The sudden noise filled the tranquil valley in the Spanish Pyrenees. Antoni Margalida quickly scanned the sky for the source of the sound. As a field biologist for the Catalonian government familiar with the region’s wildlife, he had a hunch. And then, through his telescope, there it was: a burly Bearded Vulture, or Lammergeier, soaring with spread wings and a full goat carcass hanging from its talons. Within seconds, the vulture dropped the body again. 


The goat smashed onto a large, flat rock. The vulture, following close behind, swooped away with the contorted set of bones and raced to the sky again. Margalida witnessed this gruesome sequence repeated at least five times before the skeleton came loose enough that the vulture could make off with a tattered, marrow-filled bone segment. Later, the bird would feed pieces of the shattered bone to nestlings, whose acid-secreting stomachs could digest the hard-won meal.

The encounter happened 25 years ago, but Margalida, now a scientist at Spain's Institute for Game and Wildlife Research, can still recall it in vivid detail. 

Bearded Vultures feed almost exclusively on bones, a diet made possible by their impressive digestive systems and impeccable accuracy in targeting bone-smashing surfaces. They are hands-down masters of this food-dropping behavior, but they’re not the only birds to employ the tactic.

At least 23 other species including gulls, crows, and eagles take advantage of rocks and pavement to crack into nuts, mollusks, and other hard-shelled food. It’s a clever technique birds use to extract otherwise inaccessible calories, and one that involves more sophistication than might be apparent.

Western Gulls, for example, tailor their technique for dropping Washington clams based on how hard each clam is to crack. The mollusk’s thick shell encloses a soft-bodied invertebrate that can't be pried loose by merely pecking the exterior. “The gulls really can’t do anything with them until they break the shell,” says John Maron, a wildlife biologist at the University of Montana.

In the early 1980s, Maron conducted a field experiment at California’s Bodega Bay to better understand how Western Gulls were able to access the hidden morsels within. He labeled clams of various sizes and weights and used those identifiers to match each mollusk’s fate with its physical characteristics. Day after day, Maron watched gulls swoop to the shore, pick up the clams he’d placed there, and then drop them—mostly from high above onto the mudflat below, but occasionally on a nearby paved parking lot and from a much lower height. His observations revealed that the birds behaved differently according to the size of the clams. The gulls would drop the lightest clams on the mudflats, where they would easily crack open from a greater height, and they took the heaviest, hardest-to-crack clams to the parking lot, where the paved surface allowed them to drop the shells from a lower height and save energy.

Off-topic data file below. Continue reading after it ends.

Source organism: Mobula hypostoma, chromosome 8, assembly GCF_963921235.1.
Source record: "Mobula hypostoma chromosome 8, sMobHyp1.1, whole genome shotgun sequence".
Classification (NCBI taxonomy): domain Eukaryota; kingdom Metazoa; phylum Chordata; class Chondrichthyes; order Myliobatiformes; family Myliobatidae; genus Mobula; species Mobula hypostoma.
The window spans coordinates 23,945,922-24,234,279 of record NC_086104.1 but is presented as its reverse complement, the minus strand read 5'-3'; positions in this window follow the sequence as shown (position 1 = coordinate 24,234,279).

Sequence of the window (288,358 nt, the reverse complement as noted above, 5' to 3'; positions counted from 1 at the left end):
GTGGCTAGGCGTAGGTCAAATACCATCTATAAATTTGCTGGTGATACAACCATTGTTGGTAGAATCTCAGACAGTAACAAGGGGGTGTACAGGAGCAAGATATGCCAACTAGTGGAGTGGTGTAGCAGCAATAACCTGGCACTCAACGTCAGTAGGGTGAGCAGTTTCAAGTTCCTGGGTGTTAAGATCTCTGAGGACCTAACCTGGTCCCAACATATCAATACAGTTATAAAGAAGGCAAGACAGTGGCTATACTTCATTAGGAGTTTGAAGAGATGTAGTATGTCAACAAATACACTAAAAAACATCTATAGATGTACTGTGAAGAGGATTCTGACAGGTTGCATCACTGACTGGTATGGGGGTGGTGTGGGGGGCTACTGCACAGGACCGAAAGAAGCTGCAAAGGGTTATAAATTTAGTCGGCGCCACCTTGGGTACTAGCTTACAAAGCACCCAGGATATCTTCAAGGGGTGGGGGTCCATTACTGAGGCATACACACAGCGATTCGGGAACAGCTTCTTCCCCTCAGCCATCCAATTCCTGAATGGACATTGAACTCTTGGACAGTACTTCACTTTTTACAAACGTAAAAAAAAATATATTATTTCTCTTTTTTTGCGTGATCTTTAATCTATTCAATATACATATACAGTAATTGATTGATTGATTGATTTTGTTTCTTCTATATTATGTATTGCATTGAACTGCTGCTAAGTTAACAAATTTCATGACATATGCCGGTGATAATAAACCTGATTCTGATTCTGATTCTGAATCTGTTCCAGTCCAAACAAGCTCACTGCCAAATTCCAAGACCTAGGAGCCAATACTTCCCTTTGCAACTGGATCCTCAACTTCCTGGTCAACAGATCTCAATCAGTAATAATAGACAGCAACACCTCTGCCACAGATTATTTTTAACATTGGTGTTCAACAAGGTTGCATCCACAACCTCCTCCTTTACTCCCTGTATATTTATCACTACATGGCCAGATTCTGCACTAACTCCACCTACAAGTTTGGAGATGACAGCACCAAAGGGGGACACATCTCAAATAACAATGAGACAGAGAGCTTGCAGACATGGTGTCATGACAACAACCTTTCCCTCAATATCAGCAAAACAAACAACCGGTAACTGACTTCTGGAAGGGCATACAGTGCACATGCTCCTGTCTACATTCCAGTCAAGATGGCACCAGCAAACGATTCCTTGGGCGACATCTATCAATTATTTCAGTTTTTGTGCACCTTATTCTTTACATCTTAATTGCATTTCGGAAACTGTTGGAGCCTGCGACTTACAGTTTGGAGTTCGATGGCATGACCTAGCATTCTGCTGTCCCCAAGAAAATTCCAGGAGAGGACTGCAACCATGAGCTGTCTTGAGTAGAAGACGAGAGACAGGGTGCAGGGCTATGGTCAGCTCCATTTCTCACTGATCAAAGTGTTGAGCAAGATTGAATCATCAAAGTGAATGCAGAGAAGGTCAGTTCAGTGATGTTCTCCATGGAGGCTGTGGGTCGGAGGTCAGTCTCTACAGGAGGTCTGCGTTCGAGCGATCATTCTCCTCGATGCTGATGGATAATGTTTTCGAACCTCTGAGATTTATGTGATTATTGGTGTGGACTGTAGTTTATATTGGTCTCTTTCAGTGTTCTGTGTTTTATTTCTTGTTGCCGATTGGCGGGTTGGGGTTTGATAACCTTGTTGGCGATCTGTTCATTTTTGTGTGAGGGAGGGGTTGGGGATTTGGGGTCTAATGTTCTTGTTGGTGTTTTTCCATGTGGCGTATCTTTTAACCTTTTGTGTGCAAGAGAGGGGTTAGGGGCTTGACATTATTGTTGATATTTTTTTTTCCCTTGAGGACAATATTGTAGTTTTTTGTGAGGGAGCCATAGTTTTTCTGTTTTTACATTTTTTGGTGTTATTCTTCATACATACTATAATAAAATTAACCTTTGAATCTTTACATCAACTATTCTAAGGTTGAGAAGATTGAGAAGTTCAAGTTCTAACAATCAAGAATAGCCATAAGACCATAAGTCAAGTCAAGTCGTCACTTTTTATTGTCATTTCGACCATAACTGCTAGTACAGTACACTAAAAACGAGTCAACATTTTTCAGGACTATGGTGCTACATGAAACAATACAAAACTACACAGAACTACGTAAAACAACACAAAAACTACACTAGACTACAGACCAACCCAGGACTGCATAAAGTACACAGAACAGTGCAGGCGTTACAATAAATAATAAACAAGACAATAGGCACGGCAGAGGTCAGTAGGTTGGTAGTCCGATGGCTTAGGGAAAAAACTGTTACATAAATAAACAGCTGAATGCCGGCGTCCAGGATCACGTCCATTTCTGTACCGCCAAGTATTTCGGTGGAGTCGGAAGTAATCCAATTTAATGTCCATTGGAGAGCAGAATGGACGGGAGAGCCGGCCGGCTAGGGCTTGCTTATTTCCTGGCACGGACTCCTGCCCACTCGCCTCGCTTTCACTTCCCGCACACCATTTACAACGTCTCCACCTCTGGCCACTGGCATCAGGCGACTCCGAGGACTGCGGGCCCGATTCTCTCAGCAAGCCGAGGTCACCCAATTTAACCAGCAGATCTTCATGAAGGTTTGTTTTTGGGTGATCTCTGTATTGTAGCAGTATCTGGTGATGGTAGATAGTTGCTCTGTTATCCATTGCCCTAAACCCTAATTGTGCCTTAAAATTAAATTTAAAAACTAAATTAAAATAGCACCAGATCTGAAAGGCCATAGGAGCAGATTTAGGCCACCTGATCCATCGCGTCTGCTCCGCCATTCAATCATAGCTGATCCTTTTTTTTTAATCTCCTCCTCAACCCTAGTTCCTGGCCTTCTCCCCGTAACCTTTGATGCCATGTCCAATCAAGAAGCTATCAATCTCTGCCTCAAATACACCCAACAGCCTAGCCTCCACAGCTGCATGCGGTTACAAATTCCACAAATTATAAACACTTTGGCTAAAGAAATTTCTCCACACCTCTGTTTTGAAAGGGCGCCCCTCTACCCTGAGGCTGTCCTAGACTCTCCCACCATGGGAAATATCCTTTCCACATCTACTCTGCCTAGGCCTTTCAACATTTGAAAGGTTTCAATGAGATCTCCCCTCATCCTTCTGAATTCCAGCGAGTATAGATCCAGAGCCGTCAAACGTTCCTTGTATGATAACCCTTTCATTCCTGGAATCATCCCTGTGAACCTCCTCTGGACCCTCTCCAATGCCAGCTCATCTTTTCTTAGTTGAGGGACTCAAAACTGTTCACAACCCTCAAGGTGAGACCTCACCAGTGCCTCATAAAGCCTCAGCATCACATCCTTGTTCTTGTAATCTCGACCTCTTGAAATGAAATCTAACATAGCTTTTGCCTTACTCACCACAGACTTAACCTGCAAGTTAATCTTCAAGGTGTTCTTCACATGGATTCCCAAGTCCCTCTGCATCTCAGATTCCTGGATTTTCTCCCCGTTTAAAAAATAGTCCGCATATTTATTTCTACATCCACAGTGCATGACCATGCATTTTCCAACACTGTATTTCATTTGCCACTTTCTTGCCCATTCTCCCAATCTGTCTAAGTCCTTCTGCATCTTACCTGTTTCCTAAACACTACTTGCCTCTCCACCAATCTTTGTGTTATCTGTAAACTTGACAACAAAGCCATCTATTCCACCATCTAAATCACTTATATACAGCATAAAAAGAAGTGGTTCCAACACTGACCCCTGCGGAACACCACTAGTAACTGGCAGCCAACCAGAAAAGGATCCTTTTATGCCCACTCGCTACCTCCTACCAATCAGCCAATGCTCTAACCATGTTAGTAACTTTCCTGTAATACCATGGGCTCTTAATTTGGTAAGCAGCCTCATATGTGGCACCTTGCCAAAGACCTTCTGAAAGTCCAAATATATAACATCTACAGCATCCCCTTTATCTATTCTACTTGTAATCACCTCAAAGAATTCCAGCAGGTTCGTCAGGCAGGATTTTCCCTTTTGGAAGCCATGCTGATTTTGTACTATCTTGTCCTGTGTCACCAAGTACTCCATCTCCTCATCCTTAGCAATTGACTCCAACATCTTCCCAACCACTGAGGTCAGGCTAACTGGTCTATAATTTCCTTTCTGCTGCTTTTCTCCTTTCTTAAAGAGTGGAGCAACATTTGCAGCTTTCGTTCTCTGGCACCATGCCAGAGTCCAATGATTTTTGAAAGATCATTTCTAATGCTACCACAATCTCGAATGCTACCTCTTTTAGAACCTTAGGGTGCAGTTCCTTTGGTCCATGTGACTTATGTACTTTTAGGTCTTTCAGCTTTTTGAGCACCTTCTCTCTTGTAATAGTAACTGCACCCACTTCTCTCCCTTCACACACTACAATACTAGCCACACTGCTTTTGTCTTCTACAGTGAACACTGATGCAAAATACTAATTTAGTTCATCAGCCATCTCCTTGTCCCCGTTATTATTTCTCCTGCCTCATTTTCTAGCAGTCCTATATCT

Northwestern Crows, on the other hand, don't need a variety of shell-smashing sites because they only choose the biggest mollusks. In 1977, zoologist Reto Zach watched five crow pairs on Canada’s Mandarte Island carefully investigate different-size whelks, a type of sea snail. The birds would pick them up with their beaks and immediately reject the lighter and shorter individuals. That selectivity makes sense; not only do large whelks contain the most food, but Zach's research also found that, unlike with clams, the largest individuals were the easiest to break open on a rock. Once a crow found a suitably large whelk, it flew the mollusk to its beach territory, and dropped it on a designated rocky spot littered with broken shells. 

They aren’t the only corvids that put gravity to use at mealtime. In California, some city-dwelling American Crows have come to rely on roads to shatter walnut shells, according to Daniel Cristol, a behavioral ecologist at the College of William and Mary. Cristol has observed flocks of 30 to 40 crows swarming roadside English walnut trees in Davis during peak fruiting season and using the pavement below to unlock a feast. The crows appeared to seek a sweet spot for each drop, letting go of a nut from high enough to break the shell, but not so high that another bird could steal the cracked nut before they can reach it. 

For young birds, this is a lot to learn. Bearded Vultures can take years to hone their aim so the bones they drop hit hard rock and not soft ground. And in Maron’s study, almost half of the young Western Gulls just pecked at the clams, rather than dropping them. The rest had to drop the clams more times to crack their shells than the savvier adult birds did. But once they get the hang of it, this work-smarter-not-harder approach puts otherwise unavailable food items on the menu. It looks pretty cool, too.

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